In Mexifornia, the budgetâ€™s red ink totes up at around $25 billion
, but there is always money to be found to service its millions of illegal aliens
, because Democrat priorities are clear.
And a familiar evil-doer is heading up the pack: the infamous â€?One-Bill Gilâ€?
Cedillo. The nickname refers to his obsession
with getting California to give driverâ€™s licenses to illegal aliens, thereby endangering public safety on the highways and providing identification for any terrorists that might want it.
This time, Cedillo is sponsoring the bills that supply financial aid in a state-level DREAM Act to illegal alien students, so they can attend college and take slots that should go to American citizens. Gubernatorial candidate Jerry Brown promised to support increased benefits for illegal alien college students
, so passage into law looks to be a lead-pipe cinch.
California higher education is getting less local- and American-friendly all the time, as was recently reported (University of California sees applications surge
). The state university system is admitting more foreign and out-of-state students because they pay higher tuition. But the university elite want more illegal alien students (who already receive taxpayer-subsidized in-state tuition), so citizens are displaced.
The whole project is gigantic money pit, since illegal alien college graduates are still ineligible work legally
. How stupid and corrupt can a government program be?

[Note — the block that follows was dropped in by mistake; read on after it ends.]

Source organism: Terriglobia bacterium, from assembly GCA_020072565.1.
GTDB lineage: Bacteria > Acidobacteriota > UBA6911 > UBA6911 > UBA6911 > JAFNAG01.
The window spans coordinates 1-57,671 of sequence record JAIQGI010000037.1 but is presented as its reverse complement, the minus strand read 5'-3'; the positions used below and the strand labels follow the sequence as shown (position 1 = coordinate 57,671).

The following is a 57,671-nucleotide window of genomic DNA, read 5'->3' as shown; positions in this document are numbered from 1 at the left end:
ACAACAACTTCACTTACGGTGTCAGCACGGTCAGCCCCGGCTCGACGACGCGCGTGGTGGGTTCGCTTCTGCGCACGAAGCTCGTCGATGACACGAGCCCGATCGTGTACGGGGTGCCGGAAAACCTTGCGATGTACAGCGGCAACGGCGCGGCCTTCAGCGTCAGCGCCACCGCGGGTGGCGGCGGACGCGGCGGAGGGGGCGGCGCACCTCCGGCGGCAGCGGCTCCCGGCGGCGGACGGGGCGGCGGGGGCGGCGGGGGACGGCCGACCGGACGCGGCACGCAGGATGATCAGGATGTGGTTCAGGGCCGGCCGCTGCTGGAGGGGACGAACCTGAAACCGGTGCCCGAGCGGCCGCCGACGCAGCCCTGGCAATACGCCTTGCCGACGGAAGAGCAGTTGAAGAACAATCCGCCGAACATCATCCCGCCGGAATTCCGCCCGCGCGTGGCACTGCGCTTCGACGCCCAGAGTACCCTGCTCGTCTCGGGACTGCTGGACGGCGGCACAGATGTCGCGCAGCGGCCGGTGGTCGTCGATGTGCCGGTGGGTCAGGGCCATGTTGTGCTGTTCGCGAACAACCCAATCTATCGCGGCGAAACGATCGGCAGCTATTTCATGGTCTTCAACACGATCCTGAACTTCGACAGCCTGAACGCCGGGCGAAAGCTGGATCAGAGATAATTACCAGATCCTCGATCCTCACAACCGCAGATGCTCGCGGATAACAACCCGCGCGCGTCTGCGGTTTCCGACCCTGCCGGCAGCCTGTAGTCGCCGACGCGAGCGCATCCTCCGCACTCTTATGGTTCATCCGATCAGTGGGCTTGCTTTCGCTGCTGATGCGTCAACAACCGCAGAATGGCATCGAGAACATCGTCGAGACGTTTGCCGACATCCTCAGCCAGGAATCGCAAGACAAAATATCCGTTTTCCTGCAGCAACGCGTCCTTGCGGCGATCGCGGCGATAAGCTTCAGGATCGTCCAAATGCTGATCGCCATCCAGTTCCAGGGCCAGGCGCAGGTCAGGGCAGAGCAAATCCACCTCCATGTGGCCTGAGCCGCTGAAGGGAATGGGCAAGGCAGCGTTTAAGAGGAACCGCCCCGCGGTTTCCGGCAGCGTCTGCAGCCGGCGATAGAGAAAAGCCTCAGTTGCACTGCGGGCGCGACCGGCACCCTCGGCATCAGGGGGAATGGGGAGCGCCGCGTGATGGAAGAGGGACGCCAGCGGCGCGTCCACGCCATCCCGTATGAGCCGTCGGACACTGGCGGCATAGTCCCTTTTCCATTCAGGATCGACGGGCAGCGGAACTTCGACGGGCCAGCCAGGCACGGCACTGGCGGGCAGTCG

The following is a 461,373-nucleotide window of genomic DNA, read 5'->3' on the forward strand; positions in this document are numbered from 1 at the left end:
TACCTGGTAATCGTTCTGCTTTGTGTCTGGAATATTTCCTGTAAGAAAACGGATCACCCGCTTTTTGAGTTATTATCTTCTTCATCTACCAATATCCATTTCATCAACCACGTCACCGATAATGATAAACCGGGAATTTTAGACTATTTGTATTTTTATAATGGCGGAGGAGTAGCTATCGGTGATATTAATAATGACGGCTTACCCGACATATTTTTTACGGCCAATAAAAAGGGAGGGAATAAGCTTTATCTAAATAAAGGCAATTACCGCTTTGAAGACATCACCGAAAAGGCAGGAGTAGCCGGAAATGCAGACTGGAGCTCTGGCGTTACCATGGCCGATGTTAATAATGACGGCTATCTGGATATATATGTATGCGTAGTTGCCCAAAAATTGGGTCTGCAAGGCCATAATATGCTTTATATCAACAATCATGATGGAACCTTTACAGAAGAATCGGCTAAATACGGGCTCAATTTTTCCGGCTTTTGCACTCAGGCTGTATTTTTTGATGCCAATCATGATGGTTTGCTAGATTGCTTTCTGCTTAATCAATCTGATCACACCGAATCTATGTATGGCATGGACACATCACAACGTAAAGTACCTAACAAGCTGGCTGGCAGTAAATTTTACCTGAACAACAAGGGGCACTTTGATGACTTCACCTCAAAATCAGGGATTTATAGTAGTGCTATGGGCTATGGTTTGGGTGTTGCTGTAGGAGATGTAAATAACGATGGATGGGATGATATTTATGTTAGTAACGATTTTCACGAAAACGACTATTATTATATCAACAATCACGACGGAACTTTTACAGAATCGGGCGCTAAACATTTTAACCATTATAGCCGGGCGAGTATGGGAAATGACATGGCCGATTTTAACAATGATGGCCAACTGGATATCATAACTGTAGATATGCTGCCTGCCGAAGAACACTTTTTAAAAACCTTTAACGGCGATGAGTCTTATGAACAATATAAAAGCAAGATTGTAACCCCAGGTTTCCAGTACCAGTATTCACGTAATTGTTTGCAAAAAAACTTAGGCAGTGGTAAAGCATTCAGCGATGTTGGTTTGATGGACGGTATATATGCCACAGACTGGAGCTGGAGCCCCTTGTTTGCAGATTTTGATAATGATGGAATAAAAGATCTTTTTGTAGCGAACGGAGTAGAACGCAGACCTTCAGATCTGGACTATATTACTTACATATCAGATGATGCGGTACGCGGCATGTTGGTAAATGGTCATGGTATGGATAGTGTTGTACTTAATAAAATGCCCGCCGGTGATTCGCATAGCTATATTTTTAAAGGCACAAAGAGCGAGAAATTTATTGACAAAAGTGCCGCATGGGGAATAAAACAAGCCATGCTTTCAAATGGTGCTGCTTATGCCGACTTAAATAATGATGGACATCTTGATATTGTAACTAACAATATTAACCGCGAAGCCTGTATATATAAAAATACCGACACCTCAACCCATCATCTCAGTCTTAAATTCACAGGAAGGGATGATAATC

Bill would let illegal immigrant students seek financial aid, Orange County Register, January 14, 2011A bill that would give students who are in the country illegally the opportunity to access college financial aid was introduced in the state Legislature this week, according to news reports.The California Dream Act, AB 130, would allow students who are in the country illegally to benefit from the same financial aid as other students in the state who attend public universities and colleges, according to a San Jose Mercury News story.This bill is different than an earlier failed federal bill, which would have given some students in the country illegally a pathway to legal residency and eventually U.S. citizenship.Supporters of the state bill said it will help students gain an education and eventually contribute to the workforce. Opponents say the already-strained state canâ€™t afford to help those who are in the country illegally.A previous version of the bill passed the state Senate and Assembly in the past but Gov. Arnold Schwarzenegger vetoed it three times.Assemblyman Gil Cedillo, D-Los Angeles, who reintroduced the bill Tuesday is hoping newly elected Gov. Jerry Brown will be more receptive to the bill, according to a Sacramento Bee story.The fiscal impact of Cedilloâ€™s current bill is undetermined at this time but a previous version of a bill in 2010 would have resulted in more than $38 million in new annual expenditures from the Cal Grant program, according a calculation by the California Student Aid Commission.Yenni Diaz, a spokeswoman for the Orange County DREAM team, said while the federal DREAM Act failed the bill would make the situation easier for students who are having a hard time paying for a higher education.â€?Itâ€™s just going to open doors for students,â€? Diaz said. â€?These students are already paying into it with tuition. They would just have access to it. This is a small step to making their life better.â€?The bill would apply to students in the country illegally who have attended California high schools, adult schools or technical schools for three years or more. The applicant would also have to have attained an equivalent degree from one of those schools and filed an application for legal residency.The bill comes at a time when Brown has introduced billions of dollars in proposed cuts in the state budget, including to the public university systems.Anti-illegal immigration activists say the bill rewards illegal behavior and ends up hurting American and legal resident students who would then have to compete with students who are in the country illegally for financial aid.â€?Iâ€™m sorry but the education for these people who were brought into the United States illegally is the responsibility of the parents,â€? said Barbara Coe, who heads Huntington Beach-based California Coalition for Immigration Reform. â€?We cannot be expected to sacrifice the education of loyal, law-abiding Americans in order to accommodate the demands of law lawbreakers. Itâ€™s that simple.â€?Diaz said students in the country illegally wouldnâ€™t be taking resources from other students.â€?These students are already going to school and paying tuition,â€? she said. â€?A portion of that goes to scholarships and right now the undocumented are not able to tap into these resources.â€?Both Diaz and Coe said they are reaching out to fellow activists via Facebook, faxes, e-mails and phone calls.